November 28th, 2013 | Category: Beginner's Guides, E. coli, iGEM, Microbiology, Saccharomyces, Synthetic Biology | Leave a comment

Synthetic Biology & its Application

As promised here are a few notes and links on the key points of today’s lecture: Synthetic Biology and its Application (28th November 2013). Follow the links for further information.

Synthetic Biology – it’s not what you do, it’s the way that you do it.

Three key aims of synthetic biology were highlighted: the first was ‘making biology easier to engineer’. From this flow the two other aims, ‘learning by building’ and ‘commercialisation of product’ (being an equally applied and fundamental science).

Making Biology Easier to Engineer

For the last 30-40 years, genetic engineering has been based on PCR and recombinant DNA technologies for writing, and automated sequencing for reading DNA. Automated DNA synthesis and new assembly methods (e.g. Biobrick, Gibson, Golden Gate etc.) and an industry (e.g. DNA2.0, IDT etc.) that can supply these products cheaply and quickly mean that the emphasis is now on what you write, not how you write it.

This synthesis and assembly capacity allows well characterised parts, engineered to behave in a predictable, standard way. This is recognised in recent high profile papers such as Mutalik et al. 2013aMutalik et al. 2013b and Kosuri et al 2013 in which these methods have been used to build and assess different combinations of regulatory units (primarily promoters and 5’UTRs). The Nat. Methods papers are behind paywall and not open access (which kind of defeats the object of communicating science) so you can get an overview here and here. The strategies were different but the outcome the same: defined, quantifiable functions relating to strength and quality of the part. Also, see the Synthetic Biology Open Language standard (SBOL) and part characterisation performed for example, during iGEM.

Parts like this can be assembled into more complex devices that perform predictable functions. In turn these can be represented in an abstract manner (abstraction) allowing the designer to focus on a few key design parameters at a time. You don’t need to go to the DNA level if you don’t want to. Computer-aided design (e.g. Clotho, GeneDesigner) is becoming more and more common. Also, as we create more synthetic, engineered sequences and learn the rules of DNA-coding, we are likely to move further and further away from ‘natural’ to truly ‘synthetic’ genes.

As an example the two papers on a genetically-encoded oscillator and toggle switch were briefly introduced. Taken together this encourages people to think of biosciences as the place to be for driving economic growth and the next industrial revolution.

Learning By Building

Firstly, taking parts from nature and finding out they don’t do what we thought they did is a pretty quick way of testing the literature!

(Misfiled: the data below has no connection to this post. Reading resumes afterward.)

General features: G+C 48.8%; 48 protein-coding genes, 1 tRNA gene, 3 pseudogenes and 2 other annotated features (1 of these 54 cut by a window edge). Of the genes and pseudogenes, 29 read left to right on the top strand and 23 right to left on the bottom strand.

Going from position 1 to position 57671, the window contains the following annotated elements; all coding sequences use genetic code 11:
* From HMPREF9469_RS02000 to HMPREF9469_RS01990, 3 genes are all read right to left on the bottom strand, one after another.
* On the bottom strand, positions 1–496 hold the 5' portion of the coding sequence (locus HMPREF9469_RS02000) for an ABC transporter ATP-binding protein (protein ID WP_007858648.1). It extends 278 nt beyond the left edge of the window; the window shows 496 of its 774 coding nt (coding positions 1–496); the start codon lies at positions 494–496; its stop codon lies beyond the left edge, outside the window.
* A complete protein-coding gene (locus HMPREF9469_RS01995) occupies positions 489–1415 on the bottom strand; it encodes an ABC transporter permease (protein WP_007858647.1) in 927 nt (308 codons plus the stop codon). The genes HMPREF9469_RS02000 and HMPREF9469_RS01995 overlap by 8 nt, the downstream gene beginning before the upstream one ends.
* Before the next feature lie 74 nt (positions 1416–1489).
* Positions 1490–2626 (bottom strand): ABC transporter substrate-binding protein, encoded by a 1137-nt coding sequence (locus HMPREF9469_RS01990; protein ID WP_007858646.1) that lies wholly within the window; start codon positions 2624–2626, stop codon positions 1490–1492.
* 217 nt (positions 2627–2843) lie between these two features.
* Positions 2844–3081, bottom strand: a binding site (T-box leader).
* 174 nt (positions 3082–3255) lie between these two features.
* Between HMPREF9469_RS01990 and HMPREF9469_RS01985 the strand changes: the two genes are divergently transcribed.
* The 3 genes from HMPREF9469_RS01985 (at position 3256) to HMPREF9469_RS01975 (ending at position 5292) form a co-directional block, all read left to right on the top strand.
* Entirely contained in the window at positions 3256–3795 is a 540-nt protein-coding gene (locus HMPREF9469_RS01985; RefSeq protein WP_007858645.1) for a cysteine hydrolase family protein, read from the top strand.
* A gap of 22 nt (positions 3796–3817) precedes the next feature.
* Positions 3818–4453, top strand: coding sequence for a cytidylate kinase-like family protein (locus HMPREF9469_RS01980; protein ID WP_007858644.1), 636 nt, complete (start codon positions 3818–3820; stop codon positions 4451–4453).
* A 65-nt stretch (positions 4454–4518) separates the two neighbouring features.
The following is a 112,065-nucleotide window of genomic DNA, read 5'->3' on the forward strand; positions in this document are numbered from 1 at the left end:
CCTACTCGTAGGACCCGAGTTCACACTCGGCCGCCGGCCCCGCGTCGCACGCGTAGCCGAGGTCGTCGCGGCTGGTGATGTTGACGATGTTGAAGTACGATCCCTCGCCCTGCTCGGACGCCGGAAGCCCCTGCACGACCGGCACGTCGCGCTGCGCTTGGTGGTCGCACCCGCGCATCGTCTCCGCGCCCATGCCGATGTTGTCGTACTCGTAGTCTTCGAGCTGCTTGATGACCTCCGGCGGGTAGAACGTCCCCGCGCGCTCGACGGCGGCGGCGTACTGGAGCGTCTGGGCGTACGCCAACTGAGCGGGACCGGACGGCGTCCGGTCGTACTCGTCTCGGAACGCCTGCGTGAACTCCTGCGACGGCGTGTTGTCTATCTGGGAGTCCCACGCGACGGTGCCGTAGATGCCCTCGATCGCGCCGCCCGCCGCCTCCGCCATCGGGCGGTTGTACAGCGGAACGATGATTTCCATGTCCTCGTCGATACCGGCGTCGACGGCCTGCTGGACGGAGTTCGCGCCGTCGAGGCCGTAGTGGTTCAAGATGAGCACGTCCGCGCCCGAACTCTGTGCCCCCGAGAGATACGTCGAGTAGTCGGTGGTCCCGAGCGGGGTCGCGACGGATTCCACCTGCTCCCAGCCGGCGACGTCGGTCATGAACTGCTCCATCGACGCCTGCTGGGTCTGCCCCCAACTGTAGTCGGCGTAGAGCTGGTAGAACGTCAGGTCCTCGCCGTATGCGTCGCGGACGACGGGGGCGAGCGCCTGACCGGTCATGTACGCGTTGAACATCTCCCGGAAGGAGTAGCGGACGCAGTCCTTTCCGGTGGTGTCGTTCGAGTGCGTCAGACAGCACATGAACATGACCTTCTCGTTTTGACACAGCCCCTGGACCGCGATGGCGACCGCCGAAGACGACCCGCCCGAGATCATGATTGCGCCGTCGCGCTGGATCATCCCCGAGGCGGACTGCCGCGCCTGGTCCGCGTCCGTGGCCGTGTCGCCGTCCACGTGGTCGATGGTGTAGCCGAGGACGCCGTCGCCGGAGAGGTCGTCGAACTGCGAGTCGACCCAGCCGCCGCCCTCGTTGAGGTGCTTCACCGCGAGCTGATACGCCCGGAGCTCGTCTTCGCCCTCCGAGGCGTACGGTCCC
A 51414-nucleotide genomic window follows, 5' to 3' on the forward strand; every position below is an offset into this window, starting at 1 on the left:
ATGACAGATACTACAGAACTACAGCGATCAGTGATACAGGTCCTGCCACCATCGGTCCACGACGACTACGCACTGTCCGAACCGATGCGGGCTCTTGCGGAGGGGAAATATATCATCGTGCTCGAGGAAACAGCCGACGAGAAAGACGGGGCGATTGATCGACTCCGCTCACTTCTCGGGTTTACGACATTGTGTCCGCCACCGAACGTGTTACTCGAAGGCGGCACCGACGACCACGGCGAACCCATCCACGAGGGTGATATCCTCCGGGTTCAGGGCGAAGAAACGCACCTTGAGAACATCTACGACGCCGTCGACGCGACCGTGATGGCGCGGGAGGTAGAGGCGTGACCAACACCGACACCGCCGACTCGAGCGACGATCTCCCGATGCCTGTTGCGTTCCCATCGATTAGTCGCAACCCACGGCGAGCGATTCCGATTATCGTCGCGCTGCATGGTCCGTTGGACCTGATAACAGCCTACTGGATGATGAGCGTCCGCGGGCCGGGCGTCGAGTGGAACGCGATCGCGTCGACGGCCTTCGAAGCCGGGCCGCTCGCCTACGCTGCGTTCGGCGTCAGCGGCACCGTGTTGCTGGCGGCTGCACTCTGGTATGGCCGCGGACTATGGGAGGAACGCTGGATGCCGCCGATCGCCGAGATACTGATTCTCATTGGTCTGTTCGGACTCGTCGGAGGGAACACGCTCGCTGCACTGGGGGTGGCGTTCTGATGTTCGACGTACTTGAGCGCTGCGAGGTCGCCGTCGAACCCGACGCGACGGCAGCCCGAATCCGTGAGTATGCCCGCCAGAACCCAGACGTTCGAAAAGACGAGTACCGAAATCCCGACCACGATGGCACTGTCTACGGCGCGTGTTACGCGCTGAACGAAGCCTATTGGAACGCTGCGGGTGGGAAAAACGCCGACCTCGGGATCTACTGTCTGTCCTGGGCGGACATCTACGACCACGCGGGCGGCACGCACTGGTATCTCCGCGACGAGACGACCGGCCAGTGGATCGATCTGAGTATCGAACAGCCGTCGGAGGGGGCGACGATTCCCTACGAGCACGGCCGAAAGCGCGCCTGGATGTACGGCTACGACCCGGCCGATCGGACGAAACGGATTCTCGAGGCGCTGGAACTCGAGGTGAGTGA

Secondly, building synthetic diversity (based on rational, statistical choices) is preferable to natural diversity for understanding biology. In the artificial situation we can deliberately maximise our search of the design space, but in natural systems we are restricted to the places evolution has taken biology. See here and here. This point was returned to later.

Commercialisation of product

Production of artemisinin via metabolic engineering of S. cerevisiae used 14 upregulated/introduced genes and 2 repressed/omitted. This approach highlights the importance of taking a holistic approach – in this instance it is better to produce a chemical precursor (artemisinic acid) rather than the final product – chemical and biological engineering working in tandem – and learning how to ferment these strains has the biggest impact on improving yield.

Biofuels are a different prospect. The recent elucidation of the genetic basis for alkane biosynthesis in cyanobacteria and the higher plant Arabidopsis thaliana has resulted in a series of reports in which alkane biosynthesis has been tailored towards the production of desirable retail fuel molecules. These include the biosynthesis of n-alkanes and -alkenes of different chain lengths (here here and here) and of the structural complexity (iso-alkanes, here) required to supply the ability to blend fuel.

However, if you work on therapeutics, drugs or cosmetics sugar is cheap. If you work on biofuels, sugar is expensive.

Strategies to exploit cheaper (and preferably non-food) feed stocks (esp. lignocellulosic material) are therefore underway. These follow similar strategies to the artemisinin and biofuels work above. A bigger challenge is maximising conversion efficiency (I didn’t get to the trade-off between this % conversion and concentration (mg/L) and yield (mg/h) – but it is a key processing problem – which do you want more of? It is unlikely one solution will give you everything). So, how do we engineer a system whose complexity so far escapes us? Taking a leaf out of computer science we can look to couple machine learning approaches to our new automated DNA writing technologies and the creation of synthetic diversity described previously. Biology as a computer science problem. But that’s not for now.

The final question was: that sounds all well and good, but,

How easy is it to engineer biology?

How do you even test this? The answer is, give it to a bunch of amateurs….

The results (of course) can be amazing. Here are a couple of posts I wrote some time ago about iGEM projects, (Grand Prizes and Materials Science), but the best thing to do is to go and browse around yourself: iGEM main page, and Exeter 2012 and Exeter 2013.

Here are some other links you may find interesting:

Video: Synthetic Biology Explained

Book: Synthetic Biology: A primer

Any questions, feel free to ask. The best thing to do if any of this interests you is to get involved.

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